If your child is purchasing lunch at school, there are several things you can do to help your child make good choices for himself. The best thing for a parent to do is model at home the choices you want him to make when he's away from you. That means choosing to eat more fruits and vegetables, drinking milk or calcium-fortified beverages, and limiting junk foods and sugary drinks. Review the school menu together. Talk with your child about making healthy choices and why it's important.
Don't Forget Breakfast
Studies show that kids who eat breakfast do much better in school. They concentrate better, earn higher grades and make fewer visits to the school nurse. Here are a few things you can do to make sure breakfast doesn't get lost in the rush.
* stock your kitchen with healthy breakfast options
* prepare as much as you can the night before
* let kids help plan and prepare breakfast
* have grab-and-go alternatives (fresh fruit, individual boxes of cereal, yogurt or smoothies, trail-mix) on days when there is little or no time to eat
Healthy Choices, Healthy Kids
A little advance planning, letting kids help choose healthy items at the grocery store, and making foods that do double-duty can help you get your family on the path to good nutrition, whether eating at home or away.
To learn more about nutrition programs at Washington Hospital, visit whhs.com/nutrition. You can also visit whhs.com and click on the button "Upcoming Health Seminars" for classes and lectures on a variety of health-related topics. Many of the classes are offered free to members of the community.
Mini Turkey Sausage Quiches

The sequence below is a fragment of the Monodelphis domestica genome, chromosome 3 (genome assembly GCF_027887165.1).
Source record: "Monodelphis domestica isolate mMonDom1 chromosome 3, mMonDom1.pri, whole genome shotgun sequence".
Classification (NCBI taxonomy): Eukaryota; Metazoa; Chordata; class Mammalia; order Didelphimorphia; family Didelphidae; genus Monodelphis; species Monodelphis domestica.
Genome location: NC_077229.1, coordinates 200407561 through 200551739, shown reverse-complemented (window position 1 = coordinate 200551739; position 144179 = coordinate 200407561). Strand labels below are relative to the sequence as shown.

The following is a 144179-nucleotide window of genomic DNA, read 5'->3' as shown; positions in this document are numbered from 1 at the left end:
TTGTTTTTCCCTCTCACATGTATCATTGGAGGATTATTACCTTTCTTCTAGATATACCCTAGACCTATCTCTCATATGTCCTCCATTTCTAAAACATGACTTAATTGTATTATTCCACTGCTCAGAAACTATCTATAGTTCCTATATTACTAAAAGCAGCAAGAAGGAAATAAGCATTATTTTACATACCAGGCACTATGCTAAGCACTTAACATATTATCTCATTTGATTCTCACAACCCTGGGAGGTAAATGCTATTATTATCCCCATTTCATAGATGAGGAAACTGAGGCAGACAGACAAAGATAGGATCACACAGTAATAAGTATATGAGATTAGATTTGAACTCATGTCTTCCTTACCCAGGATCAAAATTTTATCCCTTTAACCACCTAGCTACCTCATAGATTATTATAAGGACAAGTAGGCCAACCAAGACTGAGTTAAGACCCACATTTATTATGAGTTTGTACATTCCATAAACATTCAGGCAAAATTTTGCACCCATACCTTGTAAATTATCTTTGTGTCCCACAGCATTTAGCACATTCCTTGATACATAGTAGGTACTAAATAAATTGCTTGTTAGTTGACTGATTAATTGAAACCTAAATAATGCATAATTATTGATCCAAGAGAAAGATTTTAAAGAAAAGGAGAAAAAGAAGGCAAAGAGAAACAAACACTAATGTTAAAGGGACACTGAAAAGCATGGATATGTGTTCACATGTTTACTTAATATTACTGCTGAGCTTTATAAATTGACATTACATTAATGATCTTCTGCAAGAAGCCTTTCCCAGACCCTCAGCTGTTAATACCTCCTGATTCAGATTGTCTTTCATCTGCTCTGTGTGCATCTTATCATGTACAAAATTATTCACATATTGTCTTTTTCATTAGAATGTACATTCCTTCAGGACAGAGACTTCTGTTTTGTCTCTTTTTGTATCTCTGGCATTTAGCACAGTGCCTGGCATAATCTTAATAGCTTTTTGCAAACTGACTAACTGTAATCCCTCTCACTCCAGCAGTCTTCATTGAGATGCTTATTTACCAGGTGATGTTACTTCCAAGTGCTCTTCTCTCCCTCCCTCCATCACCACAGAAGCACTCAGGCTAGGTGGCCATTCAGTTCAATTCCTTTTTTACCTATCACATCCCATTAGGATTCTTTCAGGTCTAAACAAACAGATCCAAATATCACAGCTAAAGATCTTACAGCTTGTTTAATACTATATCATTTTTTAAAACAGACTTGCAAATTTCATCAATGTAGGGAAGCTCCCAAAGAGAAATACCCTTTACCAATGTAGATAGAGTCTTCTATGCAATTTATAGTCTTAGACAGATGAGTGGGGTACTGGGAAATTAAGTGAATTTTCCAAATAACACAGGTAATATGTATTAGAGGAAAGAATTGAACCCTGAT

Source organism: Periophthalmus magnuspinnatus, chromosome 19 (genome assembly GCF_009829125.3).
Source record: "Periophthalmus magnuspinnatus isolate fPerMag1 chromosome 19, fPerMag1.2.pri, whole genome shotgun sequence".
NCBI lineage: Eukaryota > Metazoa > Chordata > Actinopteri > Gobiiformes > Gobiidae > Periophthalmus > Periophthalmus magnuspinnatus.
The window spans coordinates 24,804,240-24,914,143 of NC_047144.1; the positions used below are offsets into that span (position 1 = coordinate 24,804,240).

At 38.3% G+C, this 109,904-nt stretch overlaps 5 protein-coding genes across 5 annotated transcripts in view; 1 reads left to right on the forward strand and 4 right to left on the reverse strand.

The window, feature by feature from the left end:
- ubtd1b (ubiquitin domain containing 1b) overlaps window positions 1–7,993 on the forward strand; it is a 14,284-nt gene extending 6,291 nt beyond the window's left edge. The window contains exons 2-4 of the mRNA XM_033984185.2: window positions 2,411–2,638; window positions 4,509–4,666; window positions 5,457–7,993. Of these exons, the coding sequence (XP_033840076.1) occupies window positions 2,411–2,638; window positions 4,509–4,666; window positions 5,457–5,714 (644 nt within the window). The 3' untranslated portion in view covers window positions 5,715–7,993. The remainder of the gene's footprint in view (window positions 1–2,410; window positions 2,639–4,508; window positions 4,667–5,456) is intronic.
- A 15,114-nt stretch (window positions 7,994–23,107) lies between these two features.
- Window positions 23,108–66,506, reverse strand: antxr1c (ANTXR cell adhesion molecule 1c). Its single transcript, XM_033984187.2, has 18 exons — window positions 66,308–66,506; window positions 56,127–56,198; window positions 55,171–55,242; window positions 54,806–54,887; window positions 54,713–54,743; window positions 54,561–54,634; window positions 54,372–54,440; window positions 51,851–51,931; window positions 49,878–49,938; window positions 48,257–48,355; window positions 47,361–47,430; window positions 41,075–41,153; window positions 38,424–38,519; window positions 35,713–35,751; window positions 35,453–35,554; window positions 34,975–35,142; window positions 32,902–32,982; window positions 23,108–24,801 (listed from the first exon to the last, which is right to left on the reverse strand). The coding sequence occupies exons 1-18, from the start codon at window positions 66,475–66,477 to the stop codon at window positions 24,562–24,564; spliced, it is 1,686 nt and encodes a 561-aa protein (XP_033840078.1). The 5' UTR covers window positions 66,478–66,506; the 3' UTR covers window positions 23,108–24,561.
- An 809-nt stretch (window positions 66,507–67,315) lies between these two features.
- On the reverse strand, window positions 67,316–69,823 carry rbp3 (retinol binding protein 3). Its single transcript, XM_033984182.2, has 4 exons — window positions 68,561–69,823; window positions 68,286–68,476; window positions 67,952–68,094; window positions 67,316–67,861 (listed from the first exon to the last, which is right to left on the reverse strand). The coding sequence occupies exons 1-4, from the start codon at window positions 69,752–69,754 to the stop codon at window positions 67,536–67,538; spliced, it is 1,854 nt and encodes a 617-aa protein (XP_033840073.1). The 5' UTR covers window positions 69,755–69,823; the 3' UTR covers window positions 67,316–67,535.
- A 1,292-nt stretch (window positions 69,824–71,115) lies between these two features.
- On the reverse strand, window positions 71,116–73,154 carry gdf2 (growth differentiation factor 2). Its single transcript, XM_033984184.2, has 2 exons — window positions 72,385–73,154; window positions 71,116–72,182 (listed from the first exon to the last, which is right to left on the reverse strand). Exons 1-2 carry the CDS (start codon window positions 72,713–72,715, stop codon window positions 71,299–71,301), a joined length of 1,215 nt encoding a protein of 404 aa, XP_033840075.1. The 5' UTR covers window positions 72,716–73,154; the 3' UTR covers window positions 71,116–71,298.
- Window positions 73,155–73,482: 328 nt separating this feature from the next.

Make these double-duty quiches ahead of time for an easy lunch or breakfast. Individually wrap in plastic and refrigerate for up to three days or freeze for up to one month. To reheat, remove plastic, wrap in a paper towel and microwave on High for 30 to 60 seconds.
8 ounces turkey breakfast sausage, removed from casing and crumbled into small pieces
1 tsp extra-virgin olive oil
8 ounces mushrooms, sliced--optional
1/4 cup sliced scallions
1/4 cup Swiss cheese
1 tsp freshly ground pepper
3 egg whites
1 cup 1% milk
1. Position rack in center of oven; preheat to 325¡F. Coat a nonstick muffin tin generously with cooking spray (see Tip).
2. Heat a large nonstick skillet over medium-high heat. Add sausage and cook until golden brown, 6 to 8 minutes. Transfer to a bowl to cool. Add oil to the pan. Add mushrooms and cook, stirring often, until golden brown, 5 to 7 minutes. Transfer mushrooms to the bowl with the sausage. Let cool for 5 minutes. Stir in scallions, cheese and pepper.
3. Whisk eggs, egg whites and milk in a medium bowl. Divide the egg mixture evenly among the prepared muffin cups. Sprinkle a heaping tablespoon of the sausage mixture into each cup.
4. Bake until the tops are just beginning to brown, 25 minutes. Let cool on a wire rack for 5 minutes. Place a rack on top of the pan, flip it over and turn the quiches out onto the rack. Turn upright and let cool completely.
Note: A good-quality nonstick muffin tin works best for this recipe. If you don't have one, line a regular muffin tin with foil baking cups.
Nutrition Per quiche: 90 calories; 5 g fat (2 g sat, 1 g mono); 105 mg cholesterol; 3 g carbohydrates; 0 g added sugars; 9 g protein; 0 g fiber; 217 mg sodium; 108 mg potassium.
Source: Eating Well